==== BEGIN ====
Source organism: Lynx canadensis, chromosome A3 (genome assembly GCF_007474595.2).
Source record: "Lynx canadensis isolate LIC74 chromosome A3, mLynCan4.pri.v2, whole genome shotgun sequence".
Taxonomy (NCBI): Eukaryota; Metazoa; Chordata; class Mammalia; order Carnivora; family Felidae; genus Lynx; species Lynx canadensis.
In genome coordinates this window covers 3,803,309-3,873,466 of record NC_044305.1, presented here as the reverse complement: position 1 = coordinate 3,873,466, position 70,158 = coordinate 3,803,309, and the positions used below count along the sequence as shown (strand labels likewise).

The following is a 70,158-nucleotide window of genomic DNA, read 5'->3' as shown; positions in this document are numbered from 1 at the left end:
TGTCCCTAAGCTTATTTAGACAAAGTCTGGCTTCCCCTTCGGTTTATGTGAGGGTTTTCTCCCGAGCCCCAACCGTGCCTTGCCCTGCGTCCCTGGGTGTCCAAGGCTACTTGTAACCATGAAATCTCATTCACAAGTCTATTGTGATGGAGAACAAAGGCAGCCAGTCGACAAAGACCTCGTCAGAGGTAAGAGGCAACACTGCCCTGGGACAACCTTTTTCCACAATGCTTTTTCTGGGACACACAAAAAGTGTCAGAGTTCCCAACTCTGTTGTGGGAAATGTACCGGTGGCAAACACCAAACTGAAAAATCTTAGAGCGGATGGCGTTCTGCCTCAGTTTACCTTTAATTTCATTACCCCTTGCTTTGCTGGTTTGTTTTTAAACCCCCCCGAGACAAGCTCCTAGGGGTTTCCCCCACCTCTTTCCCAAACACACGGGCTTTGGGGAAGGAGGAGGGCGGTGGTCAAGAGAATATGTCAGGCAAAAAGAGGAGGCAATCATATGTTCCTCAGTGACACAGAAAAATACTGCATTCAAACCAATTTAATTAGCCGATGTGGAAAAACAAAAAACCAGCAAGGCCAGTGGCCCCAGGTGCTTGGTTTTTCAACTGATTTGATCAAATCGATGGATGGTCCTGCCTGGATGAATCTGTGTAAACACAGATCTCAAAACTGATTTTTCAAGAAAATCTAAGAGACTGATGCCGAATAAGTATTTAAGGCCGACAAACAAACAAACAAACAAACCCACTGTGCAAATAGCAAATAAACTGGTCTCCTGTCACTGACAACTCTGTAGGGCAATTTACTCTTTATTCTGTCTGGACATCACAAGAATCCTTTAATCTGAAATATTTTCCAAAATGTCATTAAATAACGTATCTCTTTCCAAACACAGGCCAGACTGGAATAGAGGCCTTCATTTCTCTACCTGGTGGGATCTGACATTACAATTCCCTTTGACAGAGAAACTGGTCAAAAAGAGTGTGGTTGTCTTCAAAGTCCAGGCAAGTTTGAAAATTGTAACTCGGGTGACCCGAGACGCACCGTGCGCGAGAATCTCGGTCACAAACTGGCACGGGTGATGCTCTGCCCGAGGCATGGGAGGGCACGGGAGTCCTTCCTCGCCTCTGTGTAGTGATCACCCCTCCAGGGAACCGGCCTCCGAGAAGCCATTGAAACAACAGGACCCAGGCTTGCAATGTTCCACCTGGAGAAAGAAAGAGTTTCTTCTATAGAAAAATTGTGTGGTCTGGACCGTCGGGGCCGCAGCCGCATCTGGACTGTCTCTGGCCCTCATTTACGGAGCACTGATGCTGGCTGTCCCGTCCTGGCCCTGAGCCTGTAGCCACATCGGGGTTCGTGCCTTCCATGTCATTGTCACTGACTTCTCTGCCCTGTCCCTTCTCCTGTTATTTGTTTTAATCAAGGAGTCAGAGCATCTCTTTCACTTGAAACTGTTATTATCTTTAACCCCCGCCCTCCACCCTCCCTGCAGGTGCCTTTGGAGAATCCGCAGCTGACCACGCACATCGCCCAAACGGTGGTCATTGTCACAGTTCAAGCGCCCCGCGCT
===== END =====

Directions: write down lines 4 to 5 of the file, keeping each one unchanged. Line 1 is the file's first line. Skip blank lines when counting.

In genome coordinates this window covers 3,803,309-3,873,466 of record NC_044305.1, presented here as the reverse complement: position 1 = coordinate 3,873,466, position 70,158 = coordinate 3,803,309, and the positions used below count along the sequence as shown (strand labels likewise).

The following is a 70,158-nucleotide window of genomic DNA, read 5'->3' as shown; positions in this document are numbered from 1 at the left end: